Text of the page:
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Thread: Dollar Shave Club

  1. #11
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    I'm a clone of bjmcgeever: only shave about 2x/week, and have ordered the 3-blade razors from DSC for almost a year. I've been quite happy, because (1) the cartridge packs cost about half what I was paying at paces like CVS/Walgreens/Target and (2) DSC is always prompt with delivery, so there's some added convenience. I'm no expert, but the quality has certainly been good enough for me.

    I'd definitely recommend them if you're shelling out dough for the way marked-up stuff. I've never gone the safety-razor route, though, so for all I know that's best and I'm a chump.

  2. #12
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    I am a safety razor convert, too, and I highly recommend it. However, there is a real learning curve. Proper technique is important; you can't just scrub away like you can with cartridges. You'll rip your face off.

    That said, the learning process is fun in itself, and once you get it, it's great. If you decide to try it, peruse some Youtube videos and check out the Badger and Blade forum for guidance.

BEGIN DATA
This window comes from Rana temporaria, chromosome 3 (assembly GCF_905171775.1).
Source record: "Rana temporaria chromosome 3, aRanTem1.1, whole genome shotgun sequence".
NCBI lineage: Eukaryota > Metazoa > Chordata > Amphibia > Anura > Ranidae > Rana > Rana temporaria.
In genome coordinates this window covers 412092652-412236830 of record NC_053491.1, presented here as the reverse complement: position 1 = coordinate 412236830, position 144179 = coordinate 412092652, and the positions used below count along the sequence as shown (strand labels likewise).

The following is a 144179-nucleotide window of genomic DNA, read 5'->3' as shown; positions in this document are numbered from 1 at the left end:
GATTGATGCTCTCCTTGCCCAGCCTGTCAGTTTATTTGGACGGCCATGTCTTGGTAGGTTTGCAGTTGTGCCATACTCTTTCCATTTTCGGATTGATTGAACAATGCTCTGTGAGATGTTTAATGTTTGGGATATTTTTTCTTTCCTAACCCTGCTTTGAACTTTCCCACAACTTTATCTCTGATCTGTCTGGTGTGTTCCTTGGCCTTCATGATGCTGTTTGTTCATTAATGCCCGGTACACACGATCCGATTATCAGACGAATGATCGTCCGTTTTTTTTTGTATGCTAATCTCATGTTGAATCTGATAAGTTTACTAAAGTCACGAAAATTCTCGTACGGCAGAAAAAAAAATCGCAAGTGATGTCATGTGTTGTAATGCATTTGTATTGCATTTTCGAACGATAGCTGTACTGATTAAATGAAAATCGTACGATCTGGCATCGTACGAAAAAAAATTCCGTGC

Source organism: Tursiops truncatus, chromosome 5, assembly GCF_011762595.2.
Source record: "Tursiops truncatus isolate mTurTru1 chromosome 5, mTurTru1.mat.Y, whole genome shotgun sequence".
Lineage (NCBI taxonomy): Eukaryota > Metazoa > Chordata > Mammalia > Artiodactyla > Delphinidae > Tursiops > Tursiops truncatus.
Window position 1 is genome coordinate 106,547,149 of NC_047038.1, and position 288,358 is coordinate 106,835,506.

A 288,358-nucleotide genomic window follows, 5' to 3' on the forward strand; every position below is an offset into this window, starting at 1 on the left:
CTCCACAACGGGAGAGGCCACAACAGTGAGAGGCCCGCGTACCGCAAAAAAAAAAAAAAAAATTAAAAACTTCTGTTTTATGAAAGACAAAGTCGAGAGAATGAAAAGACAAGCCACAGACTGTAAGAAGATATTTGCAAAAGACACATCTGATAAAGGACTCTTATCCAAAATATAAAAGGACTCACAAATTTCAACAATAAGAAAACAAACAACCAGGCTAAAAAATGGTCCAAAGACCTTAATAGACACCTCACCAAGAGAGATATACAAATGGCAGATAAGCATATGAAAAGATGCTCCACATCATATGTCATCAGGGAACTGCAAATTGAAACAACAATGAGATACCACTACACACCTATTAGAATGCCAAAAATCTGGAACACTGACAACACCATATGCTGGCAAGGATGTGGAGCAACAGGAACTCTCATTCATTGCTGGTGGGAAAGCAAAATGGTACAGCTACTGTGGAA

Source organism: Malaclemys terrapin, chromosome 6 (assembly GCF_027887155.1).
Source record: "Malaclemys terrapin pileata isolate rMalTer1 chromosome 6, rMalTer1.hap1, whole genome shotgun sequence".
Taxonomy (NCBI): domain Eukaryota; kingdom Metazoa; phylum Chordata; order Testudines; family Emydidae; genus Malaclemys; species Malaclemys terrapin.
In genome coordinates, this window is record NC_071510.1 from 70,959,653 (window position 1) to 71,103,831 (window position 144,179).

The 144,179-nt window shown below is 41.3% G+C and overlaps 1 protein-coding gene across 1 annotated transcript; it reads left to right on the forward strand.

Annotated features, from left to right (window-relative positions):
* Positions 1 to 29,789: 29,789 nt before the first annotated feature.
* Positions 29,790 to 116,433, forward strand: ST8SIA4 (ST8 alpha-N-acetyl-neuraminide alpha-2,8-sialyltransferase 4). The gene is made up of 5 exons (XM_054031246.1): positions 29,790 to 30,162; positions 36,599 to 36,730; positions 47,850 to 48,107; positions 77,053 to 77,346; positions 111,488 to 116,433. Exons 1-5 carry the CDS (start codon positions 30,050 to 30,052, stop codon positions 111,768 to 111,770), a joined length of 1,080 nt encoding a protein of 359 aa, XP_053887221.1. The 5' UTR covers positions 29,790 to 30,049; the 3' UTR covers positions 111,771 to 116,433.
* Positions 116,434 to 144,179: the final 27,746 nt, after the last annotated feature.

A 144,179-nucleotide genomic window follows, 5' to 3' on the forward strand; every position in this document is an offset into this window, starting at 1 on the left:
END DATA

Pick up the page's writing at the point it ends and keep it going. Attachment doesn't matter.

3. #13
    Varsity Member JoeG's Avatar
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    For all you straight razor guys, would you suggest starting out with a less aggressive razor to learn on first? I am no stranger to shaving and cuts, but have no idea what I'm in for with a safety razor. So I guess I'm asking for recommendations for the best safety razor for someone that has never used one before.

  4. #14
    Varsity Member mcadamsandwich's Avatar
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    Quote Originally Posted by JoeG View Post
    For all you straight razor guys, would you suggest starting out with a less aggressive razor to learn on first? I am no stranger to shaving and cuts, but have no idea what I'm in for with a safety razor. So I guess I'm asking for recommendations for the best safety razor for someone that has never used one before.
    When you say straight razor, are you referring to the old school barber "Sweeney Todd"-type razors? Or the double edge safety razors? There is a major difference.